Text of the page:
Crosby-Stills film to close Sundance festival
LOS ANGELES (Reuters Life!) - The Sundance Film Festival on Thursday completed its lineup of world premiere and other feature films for 2008 highlighted by a closing night movie about classic rock band Crosby, Stills, Nash & Young.
A host of major Hollywood actors including Tom Hanks, Sarah Jessica Parker, Jack Black and Julianne Moore star in the festival's world premieres, and Sundance has expanded its awards for international films and filmmakers.
Festival director Geoffrey Gilmore said that for 2008, more than any festival since Sundance began giving awards to international movies, he and his staff traveled to more countries in pursuit of interesting foreign films.
"International is something we worked very hard on, and we feel that is reflected in the range of work we have," Gilmore said. "After three years of the competition, we've taken another step upward."
The festival, which was founded by actor Robert Redford as a showcase for movies made outside Hollywood, has become the premiere event for U.S. independent cinema and has built a strong reputation as a major event for foreign filmmakers.
Sundance gets underway on Jan. 17 in Park City, Utah, reaches a climax on the second Saturday in a ceremony where directors, writers and others are honored, and ends on Jan. 27.
"CSNY, Deja Vu" plays on the festival's final Friday night, and Gilmore promised more than simply concert footage of the band that rose to fame in the anti-Vietnam War era with hits such as "Teach Your Children" off their 1970 album, "Deja Vu."
The movie is described as an examination of the band's "connection to its audience in both political and musical terms" in the festival's promotional material.
World premieres include "The Great Buck Howard," starring Tom Hanks and telling of a law school dropout who becomes the assistant to a magician who is trying to make a comeback.
French director Michel Gondry's "Be Kind Rewind" stars Jack Black. It is about a man whose body becomes magnetized, and he erases every tape in his friends video store.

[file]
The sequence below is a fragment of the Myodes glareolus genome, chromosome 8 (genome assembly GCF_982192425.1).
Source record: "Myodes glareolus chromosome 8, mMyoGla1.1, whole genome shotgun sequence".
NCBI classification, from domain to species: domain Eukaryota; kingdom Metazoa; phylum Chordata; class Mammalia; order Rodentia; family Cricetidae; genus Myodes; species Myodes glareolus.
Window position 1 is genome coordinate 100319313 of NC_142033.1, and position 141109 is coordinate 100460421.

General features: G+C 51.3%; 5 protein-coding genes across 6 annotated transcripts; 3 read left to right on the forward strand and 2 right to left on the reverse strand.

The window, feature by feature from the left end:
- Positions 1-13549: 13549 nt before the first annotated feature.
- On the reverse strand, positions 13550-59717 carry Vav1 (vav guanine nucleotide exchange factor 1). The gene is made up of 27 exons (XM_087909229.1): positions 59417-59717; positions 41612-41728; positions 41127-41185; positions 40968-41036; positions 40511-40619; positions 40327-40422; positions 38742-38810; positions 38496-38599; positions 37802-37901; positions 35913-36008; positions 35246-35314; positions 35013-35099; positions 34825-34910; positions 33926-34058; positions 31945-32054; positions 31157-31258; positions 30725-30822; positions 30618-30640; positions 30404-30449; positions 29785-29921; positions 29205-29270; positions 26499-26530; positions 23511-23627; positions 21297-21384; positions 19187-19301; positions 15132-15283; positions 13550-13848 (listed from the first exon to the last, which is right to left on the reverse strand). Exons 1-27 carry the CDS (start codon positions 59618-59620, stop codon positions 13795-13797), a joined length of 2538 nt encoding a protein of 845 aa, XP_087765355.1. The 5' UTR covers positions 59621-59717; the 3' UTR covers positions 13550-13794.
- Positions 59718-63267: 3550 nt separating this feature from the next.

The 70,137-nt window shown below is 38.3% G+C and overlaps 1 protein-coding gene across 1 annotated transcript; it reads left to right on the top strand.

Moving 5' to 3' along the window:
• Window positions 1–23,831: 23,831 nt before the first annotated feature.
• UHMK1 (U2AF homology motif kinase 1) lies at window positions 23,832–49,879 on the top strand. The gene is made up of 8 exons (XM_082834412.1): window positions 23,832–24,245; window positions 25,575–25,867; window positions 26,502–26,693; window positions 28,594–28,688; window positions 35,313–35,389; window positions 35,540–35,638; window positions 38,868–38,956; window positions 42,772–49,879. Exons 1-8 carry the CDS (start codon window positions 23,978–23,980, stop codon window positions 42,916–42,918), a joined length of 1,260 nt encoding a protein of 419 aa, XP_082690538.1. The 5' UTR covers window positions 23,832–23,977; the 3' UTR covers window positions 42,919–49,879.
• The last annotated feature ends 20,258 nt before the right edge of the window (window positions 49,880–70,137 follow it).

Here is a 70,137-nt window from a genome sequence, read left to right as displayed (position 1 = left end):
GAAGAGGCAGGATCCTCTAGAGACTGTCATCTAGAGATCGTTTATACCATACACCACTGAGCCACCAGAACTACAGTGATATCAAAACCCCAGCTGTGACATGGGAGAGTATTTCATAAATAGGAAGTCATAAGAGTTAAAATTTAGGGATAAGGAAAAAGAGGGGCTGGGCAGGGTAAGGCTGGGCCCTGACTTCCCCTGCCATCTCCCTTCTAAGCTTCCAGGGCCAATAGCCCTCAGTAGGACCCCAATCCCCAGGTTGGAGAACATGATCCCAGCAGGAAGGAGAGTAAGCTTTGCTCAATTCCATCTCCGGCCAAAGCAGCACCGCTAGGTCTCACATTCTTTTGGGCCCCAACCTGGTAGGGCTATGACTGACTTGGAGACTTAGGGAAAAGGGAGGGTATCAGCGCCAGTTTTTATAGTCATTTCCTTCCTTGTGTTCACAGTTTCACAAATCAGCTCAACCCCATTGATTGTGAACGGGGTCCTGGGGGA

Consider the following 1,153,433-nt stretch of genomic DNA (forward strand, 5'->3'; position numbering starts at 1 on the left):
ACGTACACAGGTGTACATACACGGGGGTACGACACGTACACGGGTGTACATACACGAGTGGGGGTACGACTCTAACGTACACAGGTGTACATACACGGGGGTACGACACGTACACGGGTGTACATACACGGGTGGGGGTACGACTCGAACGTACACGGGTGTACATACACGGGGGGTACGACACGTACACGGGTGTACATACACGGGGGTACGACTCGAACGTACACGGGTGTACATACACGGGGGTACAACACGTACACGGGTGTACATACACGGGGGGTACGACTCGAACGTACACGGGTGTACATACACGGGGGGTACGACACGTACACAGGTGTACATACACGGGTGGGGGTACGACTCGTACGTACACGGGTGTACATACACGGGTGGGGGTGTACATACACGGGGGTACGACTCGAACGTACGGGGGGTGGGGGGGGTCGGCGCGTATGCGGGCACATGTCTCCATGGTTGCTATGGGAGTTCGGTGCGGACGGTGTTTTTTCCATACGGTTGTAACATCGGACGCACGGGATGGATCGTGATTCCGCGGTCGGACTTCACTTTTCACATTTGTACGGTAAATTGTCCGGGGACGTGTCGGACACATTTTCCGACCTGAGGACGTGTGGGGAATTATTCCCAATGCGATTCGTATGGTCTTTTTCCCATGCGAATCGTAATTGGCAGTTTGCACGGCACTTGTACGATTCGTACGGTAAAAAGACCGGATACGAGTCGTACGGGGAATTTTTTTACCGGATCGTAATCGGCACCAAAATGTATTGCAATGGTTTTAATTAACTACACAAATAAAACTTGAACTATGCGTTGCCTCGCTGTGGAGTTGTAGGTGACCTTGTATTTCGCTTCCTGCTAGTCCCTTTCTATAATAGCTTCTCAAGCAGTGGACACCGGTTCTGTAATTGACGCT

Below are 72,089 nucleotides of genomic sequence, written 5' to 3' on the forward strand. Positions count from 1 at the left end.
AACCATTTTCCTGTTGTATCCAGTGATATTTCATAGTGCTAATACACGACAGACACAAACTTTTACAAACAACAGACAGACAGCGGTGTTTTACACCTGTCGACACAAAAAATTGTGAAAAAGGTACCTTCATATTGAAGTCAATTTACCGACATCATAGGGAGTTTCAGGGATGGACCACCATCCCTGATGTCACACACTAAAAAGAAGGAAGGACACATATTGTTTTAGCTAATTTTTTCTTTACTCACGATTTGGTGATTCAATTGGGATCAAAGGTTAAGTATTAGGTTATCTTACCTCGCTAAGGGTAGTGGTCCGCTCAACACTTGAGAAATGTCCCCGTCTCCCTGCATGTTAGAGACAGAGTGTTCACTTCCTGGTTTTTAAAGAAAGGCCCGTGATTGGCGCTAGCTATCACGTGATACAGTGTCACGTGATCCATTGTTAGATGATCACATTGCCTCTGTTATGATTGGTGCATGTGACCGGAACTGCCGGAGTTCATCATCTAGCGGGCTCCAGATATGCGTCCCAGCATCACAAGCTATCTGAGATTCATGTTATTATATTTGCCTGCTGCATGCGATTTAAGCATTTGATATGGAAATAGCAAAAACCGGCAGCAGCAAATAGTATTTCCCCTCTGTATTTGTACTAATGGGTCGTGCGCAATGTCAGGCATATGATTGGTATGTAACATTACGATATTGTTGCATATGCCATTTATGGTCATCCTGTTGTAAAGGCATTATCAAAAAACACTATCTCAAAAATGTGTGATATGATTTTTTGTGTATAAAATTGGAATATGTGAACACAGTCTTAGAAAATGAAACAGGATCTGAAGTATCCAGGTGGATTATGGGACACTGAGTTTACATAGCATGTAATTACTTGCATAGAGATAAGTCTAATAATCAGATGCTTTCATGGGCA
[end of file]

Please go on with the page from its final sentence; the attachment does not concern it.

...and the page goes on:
"A Raisin in the Sun," stars Sean Combs and Phylicia Rashad in an adaptation of the stage play about a black American family struggling with poverty and racism. The 1961 movie version of "Raisin the Sun" starred Sidney Poitier.
In recent years, the international movies have won awards for best dramas and documentaries and this year, those honors will include directing, writing, editing and cinematography.
World Cinema dramas include Germany's "Absurdistan," Mexico's "Blue Eyelids" and Sweden's "King of Ping Pong."
Finally "U2 3D," which was shown at the past Cannes film festival, also will play at Sundance 2008 representing the movement toward new three-dimensional and digital filmmaking in the movie industry.
- Tweet this
- Share this
- Digg this
Trending On Reuters
Lifestyle & Entertainment
“Zed Plus” isn’t a frighteningly boring or stupid movie; it has its moments and most actors manage to effectively play their roles. But the film is marred by a conspicuous absence of logic at crucial points. It remains, till the end, just marginally more engaging than your average Bollywood flick, writes Anupriya Kumar. Full Article
Forever21 sets sights on Indian cities, but please hold the hot pants Full Article
Japan inflation slows in October, output and spending show signs of recovery Full Article